Lawyer Sees First Amendment Problem In Financial Woes5/14/2009 9:13 PM Eastern
Communications attorney Matthew Leibowitz has written the Federal Communications Commission a warning of what he says is a "First Amendment Perfect Storm" that the FCC must take steps to avoid.
Leibowtiz, principle at Leibowitz & Associates, said in his letter, a copy of which was also sent to Multichannel News, that the storm will be created when the decline of newspapers is combined with potential bank/government ownership or control of TV and radio stations.
He wants the FCC to open an inquiry into how to protect the First Amendment by protecting banks' interest in broadcast properties and the liquidity of those stations. If you don't protect that bank interest, he says, "there will never be another bank loan to broadcasters." And the government could wind up controlling more than a station's license.
"We now have a potential seismic restructuring of broadcast ownership he warns, "with bankers acquiring significant interest in numerous broadcast stations. The concurrent de facto nationalization of these lenders may, in turn, lead to significant de facto government onwership of the commercial broadcast media," he said.
Government control could be the fallout of the financial crisis, he said, which has banks increasingly seeking debt-for-equity swaps from broadcasters attempting to avoid defaulting on loans.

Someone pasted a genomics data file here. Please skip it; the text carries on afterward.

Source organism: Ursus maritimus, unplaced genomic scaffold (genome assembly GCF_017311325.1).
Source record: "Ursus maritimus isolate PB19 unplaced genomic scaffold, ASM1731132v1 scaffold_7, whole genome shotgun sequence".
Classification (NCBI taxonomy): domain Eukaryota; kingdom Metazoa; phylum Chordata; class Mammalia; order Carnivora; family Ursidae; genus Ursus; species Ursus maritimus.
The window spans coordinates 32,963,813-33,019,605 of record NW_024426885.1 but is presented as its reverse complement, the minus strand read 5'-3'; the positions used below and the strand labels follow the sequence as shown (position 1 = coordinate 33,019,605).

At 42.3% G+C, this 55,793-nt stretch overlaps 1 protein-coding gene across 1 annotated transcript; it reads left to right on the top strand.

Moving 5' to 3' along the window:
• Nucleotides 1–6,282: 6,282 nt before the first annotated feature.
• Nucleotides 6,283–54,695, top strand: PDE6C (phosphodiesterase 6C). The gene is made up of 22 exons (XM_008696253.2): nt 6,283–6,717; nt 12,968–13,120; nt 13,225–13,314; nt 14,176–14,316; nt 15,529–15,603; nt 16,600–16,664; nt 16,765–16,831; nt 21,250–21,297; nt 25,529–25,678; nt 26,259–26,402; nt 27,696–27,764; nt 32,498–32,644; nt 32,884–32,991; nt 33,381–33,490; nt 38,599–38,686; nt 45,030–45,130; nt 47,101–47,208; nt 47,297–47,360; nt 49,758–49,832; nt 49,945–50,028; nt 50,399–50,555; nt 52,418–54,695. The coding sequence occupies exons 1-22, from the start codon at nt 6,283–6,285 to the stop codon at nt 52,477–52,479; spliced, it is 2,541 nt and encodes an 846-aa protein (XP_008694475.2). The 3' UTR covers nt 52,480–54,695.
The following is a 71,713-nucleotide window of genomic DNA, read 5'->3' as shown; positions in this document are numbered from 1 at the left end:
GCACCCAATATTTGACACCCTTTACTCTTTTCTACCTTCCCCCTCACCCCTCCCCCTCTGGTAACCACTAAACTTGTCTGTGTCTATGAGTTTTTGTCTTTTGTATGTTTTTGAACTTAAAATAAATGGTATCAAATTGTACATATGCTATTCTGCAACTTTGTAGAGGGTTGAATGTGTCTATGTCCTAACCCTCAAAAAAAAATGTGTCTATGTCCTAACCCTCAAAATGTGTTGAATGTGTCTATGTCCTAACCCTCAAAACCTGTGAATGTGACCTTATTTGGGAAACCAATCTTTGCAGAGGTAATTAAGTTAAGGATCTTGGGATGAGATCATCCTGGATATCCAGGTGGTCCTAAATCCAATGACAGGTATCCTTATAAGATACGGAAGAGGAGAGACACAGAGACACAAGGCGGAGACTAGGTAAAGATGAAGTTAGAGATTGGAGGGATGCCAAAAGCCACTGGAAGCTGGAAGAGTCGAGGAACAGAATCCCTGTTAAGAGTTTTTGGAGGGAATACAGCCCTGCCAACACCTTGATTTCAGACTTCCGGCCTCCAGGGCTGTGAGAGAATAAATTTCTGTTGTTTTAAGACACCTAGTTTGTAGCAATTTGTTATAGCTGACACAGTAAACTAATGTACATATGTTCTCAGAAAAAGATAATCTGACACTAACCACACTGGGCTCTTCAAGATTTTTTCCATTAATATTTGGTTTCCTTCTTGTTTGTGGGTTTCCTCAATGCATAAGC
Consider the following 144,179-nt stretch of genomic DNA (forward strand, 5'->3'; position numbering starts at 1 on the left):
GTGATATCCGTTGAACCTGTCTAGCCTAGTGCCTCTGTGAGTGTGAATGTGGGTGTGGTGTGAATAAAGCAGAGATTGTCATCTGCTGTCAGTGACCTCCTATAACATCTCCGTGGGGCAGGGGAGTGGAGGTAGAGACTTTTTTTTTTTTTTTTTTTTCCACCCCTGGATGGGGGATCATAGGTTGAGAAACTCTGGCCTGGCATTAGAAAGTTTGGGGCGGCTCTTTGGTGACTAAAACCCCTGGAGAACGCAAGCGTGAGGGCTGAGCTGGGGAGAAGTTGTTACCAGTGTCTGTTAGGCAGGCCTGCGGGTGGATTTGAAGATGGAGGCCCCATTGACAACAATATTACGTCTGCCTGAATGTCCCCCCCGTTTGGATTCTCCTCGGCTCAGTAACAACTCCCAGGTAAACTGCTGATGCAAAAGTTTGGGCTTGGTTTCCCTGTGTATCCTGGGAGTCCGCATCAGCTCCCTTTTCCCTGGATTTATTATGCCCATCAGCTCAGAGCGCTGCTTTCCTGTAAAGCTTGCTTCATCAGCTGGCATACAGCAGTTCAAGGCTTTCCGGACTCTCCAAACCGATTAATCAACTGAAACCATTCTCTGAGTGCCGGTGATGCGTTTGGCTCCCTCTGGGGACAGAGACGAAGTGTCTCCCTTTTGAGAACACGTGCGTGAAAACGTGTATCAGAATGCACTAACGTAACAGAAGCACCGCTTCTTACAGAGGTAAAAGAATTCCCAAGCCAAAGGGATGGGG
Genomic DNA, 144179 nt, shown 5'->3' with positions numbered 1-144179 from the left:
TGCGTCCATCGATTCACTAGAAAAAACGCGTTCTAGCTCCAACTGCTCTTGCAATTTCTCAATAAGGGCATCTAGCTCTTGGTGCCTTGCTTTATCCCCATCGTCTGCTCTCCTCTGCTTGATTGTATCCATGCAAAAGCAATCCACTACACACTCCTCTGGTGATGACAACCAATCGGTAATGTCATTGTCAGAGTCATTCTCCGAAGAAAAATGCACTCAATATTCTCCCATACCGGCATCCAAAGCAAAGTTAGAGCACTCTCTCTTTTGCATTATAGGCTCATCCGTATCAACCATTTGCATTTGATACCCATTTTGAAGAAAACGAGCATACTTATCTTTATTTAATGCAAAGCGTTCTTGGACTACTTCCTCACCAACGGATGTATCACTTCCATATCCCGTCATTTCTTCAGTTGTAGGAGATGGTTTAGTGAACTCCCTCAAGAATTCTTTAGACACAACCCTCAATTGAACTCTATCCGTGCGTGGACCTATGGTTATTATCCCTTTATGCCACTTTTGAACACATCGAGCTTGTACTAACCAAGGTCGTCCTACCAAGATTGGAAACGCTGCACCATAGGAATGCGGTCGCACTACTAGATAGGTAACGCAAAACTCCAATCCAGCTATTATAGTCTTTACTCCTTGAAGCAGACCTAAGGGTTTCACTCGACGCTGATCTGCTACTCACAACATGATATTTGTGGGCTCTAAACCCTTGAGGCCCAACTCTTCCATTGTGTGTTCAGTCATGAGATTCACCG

By some estimates, Leibowitz said, 80% to 90% of broadcast companies will have to either restructure or default.
"Is consolidation to blame for any of this. Certainly consolidation accelerated it," said Leibowitz, adding that it is "off the mark" to say this is one of the "evils" of consolidation. Given this level of drop in values, he said, it would have happened anyway.
But he also said that a "good portion" of the stations are not in default in terms of not being able to pay, but they are in default of covenants. "In bank loans," he said, "often they will have ratios of revenues vs. the amount of debt and value to debt. Those covenants in the main are being breached. Legally that is a default."
Broadcasters modeled their borrowing power based on certain assumptions about advertising dollars, he pointed out: "As the recession hits, you run afoul of those marks that you have set for your bankers."
He said normally, even highly leveraged stations had relatively steady advertising. And there was always another bank willing to lend: "You could refinance. But today, there is no financing. That is the tsunami."
Leibowitz told MCN he was not filing on behalf of his clients, though he does represent TV and radio stations. "This is just my observation and my concern. Talking to my friends at the commission, I don't think they have focused on, in fact I know they haven't."
He said instead he was looking to send a wakeup call to the FCC on the issue. "Everybody is focused on DTV, but no one seems to be aware of or focused on what's going on."